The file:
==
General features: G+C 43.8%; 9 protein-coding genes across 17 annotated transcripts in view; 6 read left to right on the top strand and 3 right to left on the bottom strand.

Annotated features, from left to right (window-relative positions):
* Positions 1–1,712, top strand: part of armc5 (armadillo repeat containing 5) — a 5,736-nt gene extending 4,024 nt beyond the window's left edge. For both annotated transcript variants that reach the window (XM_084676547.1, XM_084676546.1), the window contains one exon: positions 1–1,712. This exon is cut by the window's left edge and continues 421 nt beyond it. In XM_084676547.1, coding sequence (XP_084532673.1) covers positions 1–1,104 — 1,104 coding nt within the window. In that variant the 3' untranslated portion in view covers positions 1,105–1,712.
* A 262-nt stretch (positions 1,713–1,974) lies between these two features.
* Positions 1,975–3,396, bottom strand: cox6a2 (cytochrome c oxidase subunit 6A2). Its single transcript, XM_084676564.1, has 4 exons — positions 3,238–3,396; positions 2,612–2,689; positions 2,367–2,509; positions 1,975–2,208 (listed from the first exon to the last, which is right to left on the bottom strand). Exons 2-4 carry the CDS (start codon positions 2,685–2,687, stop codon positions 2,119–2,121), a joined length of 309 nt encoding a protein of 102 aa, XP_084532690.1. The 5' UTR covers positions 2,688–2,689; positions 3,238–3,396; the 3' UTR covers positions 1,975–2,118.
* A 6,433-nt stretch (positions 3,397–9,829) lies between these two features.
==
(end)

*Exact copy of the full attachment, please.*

General features: G+C 43.8%; 9 protein-coding genes across 17 annotated transcripts in view; 6 read left to right on the top strand and 3 right to left on the bottom strand.

Annotated features, from left to right (window-relative positions):
* Positions 1–1,712, top strand: part of armc5 (armadillo repeat containing 5) — a 5,736-nt gene extending 4,024 nt beyond the window's left edge. For both annotated transcript variants that reach the window (XM_084676547.1, XM_084676546.1), the window contains one exon: positions 1–1,712. This exon is cut by the window's left edge and continues 421 nt beyond it. In XM_084676547.1, coding sequence (XP_084532673.1) covers positions 1–1,104 — 1,104 coding nt within the window. In that variant the 3' untranslated portion in view covers positions 1,105–1,712.
* A 262-nt stretch (positions 1,713–1,974) lies between these two features.
* Positions 1,975–3,396, bottom strand: cox6a2 (cytochrome c oxidase subunit 6A2). Its single transcript, XM_084676564.1, has 4 exons — positions 3,238–3,396; positions 2,612–2,689; positions 2,367–2,509; positions 1,975–2,208 (listed from the first exon to the last, which is right to left on the bottom strand). Exons 2-4 carry the CDS (start codon positions 2,685–2,687, stop codon positions 2,119–2,121), a joined length of 309 nt encoding a protein of 102 aa, XP_084532690.1. The 5' UTR covers positions 2,688–2,689; positions 3,238–3,396; the 3' UTR covers positions 1,975–2,118.
* A 6,433-nt stretch (positions 3,397–9,829) lies between these two features.